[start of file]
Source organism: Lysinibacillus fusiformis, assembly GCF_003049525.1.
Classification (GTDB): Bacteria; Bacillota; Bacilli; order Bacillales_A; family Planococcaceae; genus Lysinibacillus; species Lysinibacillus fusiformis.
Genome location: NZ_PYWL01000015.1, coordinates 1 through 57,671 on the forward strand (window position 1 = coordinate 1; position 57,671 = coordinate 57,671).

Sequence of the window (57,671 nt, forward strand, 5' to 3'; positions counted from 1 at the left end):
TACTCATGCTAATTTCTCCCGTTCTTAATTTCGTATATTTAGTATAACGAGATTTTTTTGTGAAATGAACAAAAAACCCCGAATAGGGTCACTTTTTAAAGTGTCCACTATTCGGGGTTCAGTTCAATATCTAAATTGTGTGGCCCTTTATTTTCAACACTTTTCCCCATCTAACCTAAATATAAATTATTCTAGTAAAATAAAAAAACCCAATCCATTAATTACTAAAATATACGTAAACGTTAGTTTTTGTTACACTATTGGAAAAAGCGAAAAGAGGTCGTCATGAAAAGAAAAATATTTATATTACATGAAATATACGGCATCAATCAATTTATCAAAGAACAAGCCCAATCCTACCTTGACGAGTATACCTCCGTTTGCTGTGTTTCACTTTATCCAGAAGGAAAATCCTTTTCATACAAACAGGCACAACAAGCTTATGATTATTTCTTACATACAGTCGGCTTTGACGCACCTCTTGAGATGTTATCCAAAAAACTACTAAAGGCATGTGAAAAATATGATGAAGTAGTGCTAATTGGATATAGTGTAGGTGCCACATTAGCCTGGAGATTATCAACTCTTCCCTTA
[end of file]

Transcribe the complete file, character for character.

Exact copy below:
Source organism: Lysinibacillus fusiformis, assembly GCF_003049525.1.
Classification (GTDB): Bacteria; Bacillota; Bacilli; order Bacillales_A; family Planococcaceae; genus Lysinibacillus; species Lysinibacillus fusiformis.
Genome location: NZ_PYWL01000015.1, coordinates 1 through 57,671 on the forward strand (window position 1 = coordinate 1; position 57,671 = coordinate 57,671).

Sequence of the window (57,671 nt, forward strand, 5' to 3'; positions counted from 1 at the left end):
TACTCATGCTAATTTCTCCCGTTCTTAATTTCGTATATTTAGTATAACGAGATTTTTTTGTGAAATGAACAAAAAACCCCGAATAGGGTCACTTTTTAAAGTGTCCACTATTCGGGGTTCAGTTCAATATCTAAATTGTGTGGCCCTTTATTTTCAACACTTTTCCCCATCTAACCTAAATATAAATTATTCTAGTAAAATAAAAAAACCCAATCCATTAATTACTAAAATATACGTAAACGTTAGTTTTTGTTACACTATTGGAAAAAGCGAAAAGAGGTCGTCATGAAAAGAAAAATATTTATATTACATGAAATATACGGCATCAATCAATTTATCAAAGAACAAGCCCAATCCTACCTTGACGAGTATACCTCCGTTTGCTGTGTTTCACTTTATCCAGAAGGAAAATCCTTTTCATACAAACAGGCACAACAAGCTTATGATTATTTCTTACATACAGTCGGCTTTGACGCACCTCTTGAGATGTTATCCAAAAAACTACTAAAGGCATGTGAAAAATATGATGAAGTAGTGCTAATTGGATATAGTGTAGGTGCCACATTAGCCTGGAGATTATCAACTCTTCCCTTA